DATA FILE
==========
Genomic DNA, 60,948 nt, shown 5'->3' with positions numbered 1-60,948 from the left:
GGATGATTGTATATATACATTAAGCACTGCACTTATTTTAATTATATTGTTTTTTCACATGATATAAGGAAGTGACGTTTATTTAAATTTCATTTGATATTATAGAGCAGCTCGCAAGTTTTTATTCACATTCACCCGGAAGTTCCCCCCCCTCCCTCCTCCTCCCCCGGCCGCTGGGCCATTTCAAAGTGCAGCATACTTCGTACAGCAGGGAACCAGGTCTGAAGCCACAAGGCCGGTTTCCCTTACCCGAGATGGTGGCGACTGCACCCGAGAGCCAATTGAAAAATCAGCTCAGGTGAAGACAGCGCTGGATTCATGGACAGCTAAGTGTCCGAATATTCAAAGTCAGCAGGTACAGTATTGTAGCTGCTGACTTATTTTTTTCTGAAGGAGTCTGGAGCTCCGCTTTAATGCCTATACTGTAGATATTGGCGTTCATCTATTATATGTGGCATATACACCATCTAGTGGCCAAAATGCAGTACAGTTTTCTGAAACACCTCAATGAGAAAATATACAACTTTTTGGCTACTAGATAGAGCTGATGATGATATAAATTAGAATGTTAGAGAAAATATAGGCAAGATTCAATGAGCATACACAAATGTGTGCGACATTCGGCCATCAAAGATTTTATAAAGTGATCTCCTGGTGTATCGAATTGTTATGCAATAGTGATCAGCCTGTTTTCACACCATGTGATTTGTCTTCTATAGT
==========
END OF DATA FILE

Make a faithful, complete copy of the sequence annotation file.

Genomic DNA, 60,948 nt, shown 5'->3' with positions numbered 1-60,948 from the left:
GGATGATTGTATATATACATTAAGCACTGCACTTATTTTAATTATATTGTTTTTTCACATGATATAAGGAAGTGACGTTTATTTAAATTTCATTTGATATTATAGAGCAGCTCGCAAGTTTTTATTCACATTCACCCGGAAGTTCCCCCCCCTCCCTCCTCCTCCCCCGGCCGCTGGGCCATTTCAAAGTGCAGCATACTTCGTACAGCAGGGAACCAGGTCTGAAGCCACAAGGCCGGTTTCCCTTACCCGAGATGGTGGCGACTGCACCCGAGAGCCAATTGAAAAATCAGCTCAGGTGAAGACAGCGCTGGATTCATGGACAGCTAAGTGTCCGAATATTCAAAGTCAGCAGGTACAGTATTGTAGCTGCTGACTTATTTTTTTCTGAAGGAGTCTGGAGCTCCGCTTTAATGCCTATACTGTAGATATTGGCGTTCATCTATTATATGTGGCATATACACCATCTAGTGGCCAAAATGCAGTACAGTTTTCTGAAACACCTCAATGAGAAAATATACAACTTTTTGGCTACTAGATAGAGCTGATGATGATATAAATTAGAATGTTAGAGAAAATATAGGCAAGATTCAATGAGCATACACAAATGTGTGCGACATTCGGCCATCAAAGATTTTATAAAGTGATCTCCTGGTGTATCGAATTGTTATGCAATAGTGATCAGCCTGTTTTCACACCATGTGATTTGTCTTCTATAGT